Work and Debt

James Kearney, English, UC Santa Barbara

The relation of work to debt has been relatively understudied in humanistic inquiries into early modern culture. Rather than attempting a comprehensive overview of the relation of work to debt in the history or literature of the period, the project offers a relatively narrow way into the topic, but one that aspires to illuminate crucial aspects of the changing conceptions of labor in the early modern period, conceptions that continue to shape our understanding of work in the modern world. Part of a book project entitled Original Debt: Economies of Ethical Obligation in Early Modern England, the method of the project is fundamentally historicist, but this is a theoretically-informed historicism both aware of the crucial significance of classical and Judeo-Christian texts to early modern thought and attentive to the long histories that connect early modern thought to twenty-first century concerns. In pursuing this research, I participate in significant currents in early modern literary and cultural studies. Following in the footsteps of figures like Marc Shell, Douglas Bruster, and Richard Halpern, many early modern scholars have turned their attention to economics in the past twenty years. In this project I draw on this work – the so-called “new economic criticism” – especially as it attends to the ways in which the category of the economic is embedded in the ethical. Original Debt is also influenced and inspired by the turn to religion and ethics in continental philosophy, and indebted to scholars like Julia Reinhard Lupton and Ken Jackson who attend to this aspect of contemporary philosophy in their work on the early modern.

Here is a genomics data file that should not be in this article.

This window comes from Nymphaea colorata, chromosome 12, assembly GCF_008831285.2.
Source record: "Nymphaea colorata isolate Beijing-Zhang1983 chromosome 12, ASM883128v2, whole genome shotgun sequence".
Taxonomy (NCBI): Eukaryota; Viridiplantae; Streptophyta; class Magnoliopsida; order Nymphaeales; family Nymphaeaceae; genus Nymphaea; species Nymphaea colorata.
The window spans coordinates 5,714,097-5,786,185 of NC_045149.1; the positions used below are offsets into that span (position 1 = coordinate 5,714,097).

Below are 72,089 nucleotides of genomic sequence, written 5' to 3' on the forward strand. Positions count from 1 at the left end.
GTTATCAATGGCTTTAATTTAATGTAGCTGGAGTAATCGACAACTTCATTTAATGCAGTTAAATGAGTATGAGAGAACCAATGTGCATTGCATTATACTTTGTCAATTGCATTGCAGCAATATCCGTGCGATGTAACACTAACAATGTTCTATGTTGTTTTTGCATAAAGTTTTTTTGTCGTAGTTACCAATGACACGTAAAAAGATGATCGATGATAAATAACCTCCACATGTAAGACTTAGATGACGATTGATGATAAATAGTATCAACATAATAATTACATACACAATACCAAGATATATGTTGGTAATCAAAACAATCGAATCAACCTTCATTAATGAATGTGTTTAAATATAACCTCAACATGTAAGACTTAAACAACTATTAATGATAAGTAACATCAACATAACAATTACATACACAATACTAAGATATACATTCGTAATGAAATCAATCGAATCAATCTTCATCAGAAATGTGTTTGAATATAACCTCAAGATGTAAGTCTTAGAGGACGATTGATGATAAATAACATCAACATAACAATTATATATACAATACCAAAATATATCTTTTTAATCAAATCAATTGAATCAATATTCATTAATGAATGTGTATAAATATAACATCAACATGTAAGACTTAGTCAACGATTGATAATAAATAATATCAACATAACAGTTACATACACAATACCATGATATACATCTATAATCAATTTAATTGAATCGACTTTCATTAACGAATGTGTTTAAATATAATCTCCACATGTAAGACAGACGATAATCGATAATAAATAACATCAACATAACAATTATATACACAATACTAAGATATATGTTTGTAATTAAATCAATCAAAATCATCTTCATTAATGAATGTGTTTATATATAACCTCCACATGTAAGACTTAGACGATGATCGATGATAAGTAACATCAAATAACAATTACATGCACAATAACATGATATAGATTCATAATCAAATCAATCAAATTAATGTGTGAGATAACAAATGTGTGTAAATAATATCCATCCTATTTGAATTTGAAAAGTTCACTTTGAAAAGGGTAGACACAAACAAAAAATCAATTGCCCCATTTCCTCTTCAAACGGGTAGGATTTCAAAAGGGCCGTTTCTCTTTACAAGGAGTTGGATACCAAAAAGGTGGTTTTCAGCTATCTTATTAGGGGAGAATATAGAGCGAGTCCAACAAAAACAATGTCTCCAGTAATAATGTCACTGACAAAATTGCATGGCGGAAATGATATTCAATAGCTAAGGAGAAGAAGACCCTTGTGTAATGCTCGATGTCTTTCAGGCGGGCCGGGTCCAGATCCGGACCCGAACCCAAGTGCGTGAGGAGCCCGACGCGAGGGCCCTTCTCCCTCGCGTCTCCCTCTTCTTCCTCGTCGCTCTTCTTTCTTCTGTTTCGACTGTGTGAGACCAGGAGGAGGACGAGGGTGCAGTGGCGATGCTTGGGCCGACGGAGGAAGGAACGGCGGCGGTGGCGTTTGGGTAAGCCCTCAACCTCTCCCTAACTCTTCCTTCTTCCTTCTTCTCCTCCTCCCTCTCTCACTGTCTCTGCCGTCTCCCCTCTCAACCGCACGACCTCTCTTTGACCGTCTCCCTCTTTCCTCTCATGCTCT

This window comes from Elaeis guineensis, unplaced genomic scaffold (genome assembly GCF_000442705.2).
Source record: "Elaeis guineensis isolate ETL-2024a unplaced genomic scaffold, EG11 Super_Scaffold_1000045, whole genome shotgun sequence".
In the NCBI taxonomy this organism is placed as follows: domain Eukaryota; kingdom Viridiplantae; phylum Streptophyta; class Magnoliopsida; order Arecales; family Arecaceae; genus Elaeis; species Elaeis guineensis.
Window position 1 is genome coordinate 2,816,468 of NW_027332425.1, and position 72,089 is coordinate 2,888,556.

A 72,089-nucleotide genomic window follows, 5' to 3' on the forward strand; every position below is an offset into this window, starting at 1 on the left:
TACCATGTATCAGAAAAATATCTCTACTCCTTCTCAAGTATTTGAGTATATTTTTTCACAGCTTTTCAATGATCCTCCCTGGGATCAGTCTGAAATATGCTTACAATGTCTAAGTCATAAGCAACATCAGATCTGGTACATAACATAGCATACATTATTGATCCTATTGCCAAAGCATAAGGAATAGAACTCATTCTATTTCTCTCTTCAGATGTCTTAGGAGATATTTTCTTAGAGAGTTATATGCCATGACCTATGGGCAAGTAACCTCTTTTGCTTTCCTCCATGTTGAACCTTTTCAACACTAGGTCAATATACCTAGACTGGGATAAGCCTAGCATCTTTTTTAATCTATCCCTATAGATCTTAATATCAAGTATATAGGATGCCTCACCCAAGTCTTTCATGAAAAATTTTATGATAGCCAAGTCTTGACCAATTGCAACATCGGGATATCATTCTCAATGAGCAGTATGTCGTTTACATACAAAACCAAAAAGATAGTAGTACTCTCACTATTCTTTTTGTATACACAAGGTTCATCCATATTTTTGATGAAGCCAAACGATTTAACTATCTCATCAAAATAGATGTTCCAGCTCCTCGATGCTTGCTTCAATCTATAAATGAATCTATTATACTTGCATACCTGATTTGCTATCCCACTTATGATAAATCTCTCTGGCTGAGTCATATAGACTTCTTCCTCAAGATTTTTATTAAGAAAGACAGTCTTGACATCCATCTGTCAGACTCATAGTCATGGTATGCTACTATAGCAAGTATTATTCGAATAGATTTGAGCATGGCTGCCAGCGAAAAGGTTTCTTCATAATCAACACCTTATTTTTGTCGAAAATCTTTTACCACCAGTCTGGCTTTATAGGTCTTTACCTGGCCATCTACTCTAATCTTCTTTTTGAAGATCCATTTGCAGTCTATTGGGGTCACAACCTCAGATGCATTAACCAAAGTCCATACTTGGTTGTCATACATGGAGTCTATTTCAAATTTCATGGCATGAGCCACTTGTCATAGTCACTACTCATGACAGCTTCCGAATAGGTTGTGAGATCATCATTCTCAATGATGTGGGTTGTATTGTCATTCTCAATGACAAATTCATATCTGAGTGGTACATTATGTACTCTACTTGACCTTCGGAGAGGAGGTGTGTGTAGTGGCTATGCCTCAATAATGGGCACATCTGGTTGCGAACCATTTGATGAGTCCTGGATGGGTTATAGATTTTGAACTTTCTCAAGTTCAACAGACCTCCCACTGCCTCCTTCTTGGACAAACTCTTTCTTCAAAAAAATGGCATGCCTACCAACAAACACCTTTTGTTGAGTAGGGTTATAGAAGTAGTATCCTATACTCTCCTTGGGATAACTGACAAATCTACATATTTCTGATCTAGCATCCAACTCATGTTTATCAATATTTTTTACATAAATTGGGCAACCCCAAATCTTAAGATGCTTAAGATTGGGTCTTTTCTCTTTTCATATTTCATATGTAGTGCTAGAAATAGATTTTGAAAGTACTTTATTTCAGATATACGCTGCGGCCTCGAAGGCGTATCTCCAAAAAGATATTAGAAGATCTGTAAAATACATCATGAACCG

Jim Kearney is Associate Professor of English at the University of California, Santa Barbara, where he has taught since 2006. Before Santa Barbara, he taught at Yale University and the University of Pennsylvania, where he received his PhD. His teaching and research interests include: early modern literature and culture; the history of reading; early modern and postmodern ethics; early modern theology and hermeneutics; and literary theory. His first book, The Incarnate Text: Imagining the Book in Reformation England (University of Pennsylvania Press, 2009; winner of the CCL’s Book of the Year award for 2009), explores how the book was imagined during the crisis of representation occasioned by the Reformation’s simultaneous faith in text and distrust of material forms. He recently co-edited a special issue of the journal Criticism addressing “Shakespeare and Phenomenology” (Summer, 2012). He is currently working on two research projects: one that addresses reading as transformation in early modern England and one that addresses ethics and economics in Shakespeare’s plays.